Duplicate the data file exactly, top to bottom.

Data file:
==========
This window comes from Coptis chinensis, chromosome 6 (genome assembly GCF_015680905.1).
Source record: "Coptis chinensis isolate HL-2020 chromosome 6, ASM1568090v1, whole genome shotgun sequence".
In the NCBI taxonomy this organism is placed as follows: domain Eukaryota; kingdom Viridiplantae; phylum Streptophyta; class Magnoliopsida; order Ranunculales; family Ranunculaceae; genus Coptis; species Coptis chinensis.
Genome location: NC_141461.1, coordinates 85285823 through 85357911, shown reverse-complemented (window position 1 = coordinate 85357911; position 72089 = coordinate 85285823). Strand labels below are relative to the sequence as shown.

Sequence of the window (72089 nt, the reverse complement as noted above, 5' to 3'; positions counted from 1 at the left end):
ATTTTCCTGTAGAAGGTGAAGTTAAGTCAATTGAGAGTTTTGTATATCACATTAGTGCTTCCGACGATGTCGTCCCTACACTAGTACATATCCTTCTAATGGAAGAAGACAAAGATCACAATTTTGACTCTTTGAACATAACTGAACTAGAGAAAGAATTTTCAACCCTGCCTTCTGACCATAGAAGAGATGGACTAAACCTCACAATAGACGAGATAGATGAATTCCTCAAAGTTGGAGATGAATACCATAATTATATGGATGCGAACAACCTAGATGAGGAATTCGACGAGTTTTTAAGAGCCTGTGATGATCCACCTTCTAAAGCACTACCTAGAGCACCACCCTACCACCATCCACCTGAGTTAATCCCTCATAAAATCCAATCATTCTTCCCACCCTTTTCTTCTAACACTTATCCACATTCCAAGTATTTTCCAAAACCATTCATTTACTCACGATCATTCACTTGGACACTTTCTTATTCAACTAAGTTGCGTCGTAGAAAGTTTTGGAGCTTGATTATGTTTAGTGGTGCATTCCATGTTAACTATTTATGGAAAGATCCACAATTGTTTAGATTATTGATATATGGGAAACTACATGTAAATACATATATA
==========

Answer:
This window comes from Coptis chinensis, chromosome 6 (genome assembly GCF_015680905.1).
Source record: "Coptis chinensis isolate HL-2020 chromosome 6, ASM1568090v1, whole genome shotgun sequence".
In the NCBI taxonomy this organism is placed as follows: domain Eukaryota; kingdom Viridiplantae; phylum Streptophyta; class Magnoliopsida; order Ranunculales; family Ranunculaceae; genus Coptis; species Coptis chinensis.
Genome location: NC_141461.1, coordinates 85285823 through 85357911, shown reverse-complemented (window position 1 = coordinate 85357911; position 72089 = coordinate 85285823). Strand labels below are relative to the sequence as shown.

Sequence of the window (72089 nt, the reverse complement as noted above, 5' to 3'; positions counted from 1 at the left end):
ATTTTCCTGTAGAAGGTGAAGTTAAGTCAATTGAGAGTTTTGTATATCACATTAGTGCTTCCGACGATGTCGTCCCTACACTAGTACATATCCTTCTAATGGAAGAAGACAAAGATCACAATTTTGACTCTTTGAACATAACTGAACTAGAGAAAGAATTTTCAACCCTGCCTTCTGACCATAGAAGAGATGGACTAAACCTCACAATAGACGAGATAGATGAATTCCTCAAAGTTGGAGATGAATACCATAATTATATGGATGCGAACAACCTAGATGAGGAATTCGACGAGTTTTTAAGAGCCTGTGATGATCCACCTTCTAAAGCACTACCTAGAGCACCACCCTACCACCATCCACCTGAGTTAATCCCTCATAAAATCCAATCATTCTTCCCACCCTTTTCTTCTAACACTTATCCACATTCCAAGTATTTTCCAAAACCATTCATTTACTCACGATCATTCACTTGGACACTTTCTTATTCAACTAAGTTGCGTCGTAGAAAGTTTTGGAGCTTGATTATGTTTAGTGGTGCATTCCATGTTAACTATTTATGGAAAGATCCACAATTGTTTAGATTATTGATATATGGGAAACTACATGTAAATACATATATA